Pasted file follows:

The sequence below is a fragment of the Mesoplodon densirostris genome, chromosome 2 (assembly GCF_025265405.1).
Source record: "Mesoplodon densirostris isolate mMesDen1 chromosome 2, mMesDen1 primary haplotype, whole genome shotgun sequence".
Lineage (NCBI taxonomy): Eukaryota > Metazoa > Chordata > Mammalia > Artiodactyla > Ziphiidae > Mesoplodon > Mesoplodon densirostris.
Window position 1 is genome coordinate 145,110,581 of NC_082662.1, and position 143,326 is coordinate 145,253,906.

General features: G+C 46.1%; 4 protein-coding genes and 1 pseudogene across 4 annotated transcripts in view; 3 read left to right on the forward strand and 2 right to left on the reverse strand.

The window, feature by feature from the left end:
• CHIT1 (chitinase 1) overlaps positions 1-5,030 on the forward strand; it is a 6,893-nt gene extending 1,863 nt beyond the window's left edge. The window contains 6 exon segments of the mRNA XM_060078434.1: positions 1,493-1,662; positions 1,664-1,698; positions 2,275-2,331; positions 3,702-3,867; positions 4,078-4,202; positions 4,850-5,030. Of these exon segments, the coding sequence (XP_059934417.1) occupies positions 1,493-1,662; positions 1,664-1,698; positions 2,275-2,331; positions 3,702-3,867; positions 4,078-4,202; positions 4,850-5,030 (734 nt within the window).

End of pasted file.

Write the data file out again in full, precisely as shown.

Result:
The sequence below is a fragment of the Mesoplodon densirostris genome, chromosome 2 (assembly GCF_025265405.1).
Source record: "Mesoplodon densirostris isolate mMesDen1 chromosome 2, mMesDen1 primary haplotype, whole genome shotgun sequence".
Lineage (NCBI taxonomy): Eukaryota > Metazoa > Chordata > Mammalia > Artiodactyla > Ziphiidae > Mesoplodon > Mesoplodon densirostris.
Window position 1 is genome coordinate 145,110,581 of NC_082662.1, and position 143,326 is coordinate 145,253,906.

General features: G+C 46.1%; 4 protein-coding genes and 1 pseudogene across 4 annotated transcripts in view; 3 read left to right on the forward strand and 2 right to left on the reverse strand.

The window, feature by feature from the left end:
• CHIT1 (chitinase 1) overlaps positions 1-5,030 on the forward strand; it is a 6,893-nt gene extending 1,863 nt beyond the window's left edge. The window contains 6 exon segments of the mRNA XM_060078434.1: positions 1,493-1,662; positions 1,664-1,698; positions 2,275-2,331; positions 3,702-3,867; positions 4,078-4,202; positions 4,850-5,030. Of these exon segments, the coding sequence (XP_059934417.1) occupies positions 1,493-1,662; positions 1,664-1,698; positions 2,275-2,331; positions 3,702-3,867; positions 4,078-4,202; positions 4,850-5,030 (734 nt within the window).